- Property details such as the type of home (single-family, condo, etc.), how it’s being used (primary residence vs. investment property, for example), and what its value is
- Loan-to-value ratio (LTV)
- Type of loan
- Lender (each one has its own rates, so you should comparison shop)
- Credit score
- Debt-to-income ratio (DTI)
- The Federal Reserve’s federal funds rate
- Global economic and political circumstances
- 10-year U.S. Treasury yields
- Mortgage-backed security yields
- Unemployment rates
- Make a larger down payment: By putting down more money, you decrease the amount of money you must borrow for your mortgage. This shows the lender that you’re less of a risk (since you’re borrowing less money), and the lender may reward you with a lower interest rate.
- Increase your income: Asking for a raise, earning a promotion, changing jobs, or adding another source of consistent income could lower your debt-to-income ratio and help you get a better rate.
- Pay down debt: Even if your income stays the same, reducing your debt could also make you a stronger mortgage candidate.
- Increase your credit score: If you don’t have excellent credit, you’re unlikely to get a lender’s best mortgage rate. Lowering your credit utilization ratio and making sure you never miss a payment by 30 days or more can go a long way toward raising your score.
- Get estimates from several lenders: The easiest way to get the best 15-year mortgage refinance rate is to shop around with the best mortgage lenders. Apply for the same loan on the same day with multiple lenders so that each loan estimate will be based on the same market conditions. This way, you’ll be able to see which lender can offer you the best terms based on your financial profile.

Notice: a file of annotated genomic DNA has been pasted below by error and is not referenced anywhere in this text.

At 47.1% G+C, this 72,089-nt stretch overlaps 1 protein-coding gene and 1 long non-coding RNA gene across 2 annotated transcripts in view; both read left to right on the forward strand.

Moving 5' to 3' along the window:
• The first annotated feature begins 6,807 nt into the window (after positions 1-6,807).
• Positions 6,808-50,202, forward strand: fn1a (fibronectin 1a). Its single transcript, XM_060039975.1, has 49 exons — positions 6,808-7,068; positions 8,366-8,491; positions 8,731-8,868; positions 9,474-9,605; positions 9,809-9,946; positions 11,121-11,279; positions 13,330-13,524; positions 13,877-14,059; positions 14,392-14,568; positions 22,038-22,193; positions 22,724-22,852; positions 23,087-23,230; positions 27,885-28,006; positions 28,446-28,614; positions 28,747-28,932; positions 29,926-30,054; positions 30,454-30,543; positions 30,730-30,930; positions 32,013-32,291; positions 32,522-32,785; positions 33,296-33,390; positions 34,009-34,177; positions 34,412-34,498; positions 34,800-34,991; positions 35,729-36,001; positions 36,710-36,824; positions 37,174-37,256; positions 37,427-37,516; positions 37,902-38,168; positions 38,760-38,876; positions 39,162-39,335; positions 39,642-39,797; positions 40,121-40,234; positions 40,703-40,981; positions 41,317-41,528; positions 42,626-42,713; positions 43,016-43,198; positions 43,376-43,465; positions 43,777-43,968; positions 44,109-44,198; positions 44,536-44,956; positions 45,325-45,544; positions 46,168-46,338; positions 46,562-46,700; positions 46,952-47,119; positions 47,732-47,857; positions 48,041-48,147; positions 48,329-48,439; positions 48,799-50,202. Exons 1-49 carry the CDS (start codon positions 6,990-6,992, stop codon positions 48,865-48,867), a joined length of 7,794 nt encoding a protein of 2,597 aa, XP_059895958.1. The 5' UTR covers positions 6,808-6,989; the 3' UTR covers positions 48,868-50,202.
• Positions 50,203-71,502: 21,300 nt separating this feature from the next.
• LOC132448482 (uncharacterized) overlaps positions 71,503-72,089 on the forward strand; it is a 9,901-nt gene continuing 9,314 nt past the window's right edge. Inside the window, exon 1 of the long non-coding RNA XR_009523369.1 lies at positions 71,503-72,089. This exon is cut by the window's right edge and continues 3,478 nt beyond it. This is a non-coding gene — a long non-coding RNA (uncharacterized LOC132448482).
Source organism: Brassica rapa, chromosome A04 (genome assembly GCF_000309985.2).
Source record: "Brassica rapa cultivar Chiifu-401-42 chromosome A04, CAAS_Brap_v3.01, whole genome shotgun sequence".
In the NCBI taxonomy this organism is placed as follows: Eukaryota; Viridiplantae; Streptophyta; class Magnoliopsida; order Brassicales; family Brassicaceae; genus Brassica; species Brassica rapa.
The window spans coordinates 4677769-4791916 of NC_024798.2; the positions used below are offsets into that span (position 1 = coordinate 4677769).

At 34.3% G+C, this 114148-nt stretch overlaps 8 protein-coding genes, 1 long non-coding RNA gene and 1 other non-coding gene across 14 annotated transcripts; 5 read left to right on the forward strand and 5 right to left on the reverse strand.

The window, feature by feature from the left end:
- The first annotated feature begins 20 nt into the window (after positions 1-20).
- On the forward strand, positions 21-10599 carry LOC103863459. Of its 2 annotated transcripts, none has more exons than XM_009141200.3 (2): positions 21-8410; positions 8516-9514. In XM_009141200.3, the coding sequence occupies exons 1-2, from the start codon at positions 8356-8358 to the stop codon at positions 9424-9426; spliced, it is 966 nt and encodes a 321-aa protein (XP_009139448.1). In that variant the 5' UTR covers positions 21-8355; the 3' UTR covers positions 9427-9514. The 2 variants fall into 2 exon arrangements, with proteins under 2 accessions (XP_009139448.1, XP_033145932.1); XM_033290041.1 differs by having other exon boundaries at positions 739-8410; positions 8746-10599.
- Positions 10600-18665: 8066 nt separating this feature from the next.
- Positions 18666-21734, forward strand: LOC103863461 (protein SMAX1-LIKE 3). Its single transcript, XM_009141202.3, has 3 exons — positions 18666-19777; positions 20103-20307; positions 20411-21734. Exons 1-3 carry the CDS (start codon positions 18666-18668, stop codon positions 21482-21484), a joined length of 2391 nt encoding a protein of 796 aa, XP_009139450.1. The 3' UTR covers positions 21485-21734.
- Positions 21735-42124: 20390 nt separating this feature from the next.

- Lower interest rate: Compared to a 30-year loan, a 15-year loan will usually have a lower rate since you’ll repay the lender in half the time.
- Faster equity accumulation: You’ll pay more toward your principal each month on a 15-year loan than you will on a 30-year loan, which means you could own your home free and clear in half the time.
- Less interest overall: Along with getting a lower rate, you’re only borrowing money for 15 years. Your total interest payments will be less than they’d be with a 30-year mortgage.
- Consistent monthly payments: A fixed interest rate means your monthly principal and interest obligations will never change for the life of the loan, whereas an ARM’s monthly payments would change every six or 12 months after the initial fixed-rate period.
- Higher monthly payment: Paying back principal over 15 years instead of 30 means you’ll need to pay twice as much principal each month. Even with a lower interest rate, the monthly payment on a 15-year mortgage will be higher compared to a 30-year mortgage.
- More challenging to qualify: Your finances will need to be stronger to qualify for the larger monthly payment that comes with a 15-year loan.
- Less breathing room: You can always make extra principal payments to pay down a 30-year loan faster, but you can’t make smaller payments on a 15-year loan if money gets tight.
- Interest rates have decreased: It usually doesn’t make sense to refinance if your new loan will have a higher rate, no matter what the term is.
- Your income has increased or your expenses have decreased: If you have significantly more monthly cash flow than you did when you took out your existing 30-year mortgage, you may be able to comfortably afford the higher payments on a 15-year loan.
- You don’t have other debts: If refinancing would mean shortening your loan term and paying off your home faster, you want to make sure putting extra money toward your mortgage would be the best way to improve your financial situation. If your mortgage rate is 7% and your credit card rate is 20%, paying off your credit card debt could be the smartest choice right now.
- You’re maxing out your retirement savings: Again, if you want to trade a 30-year mortgage for a 15-year mortgage, you want to make sure the extra money you’ll be spending on your mortgage each month is the best use of that money. If you aren’t maxing out your retirement savings, you could be missing out on years of compound, tax-advantaged returns, potentially at a higher rate than your mortgage rate.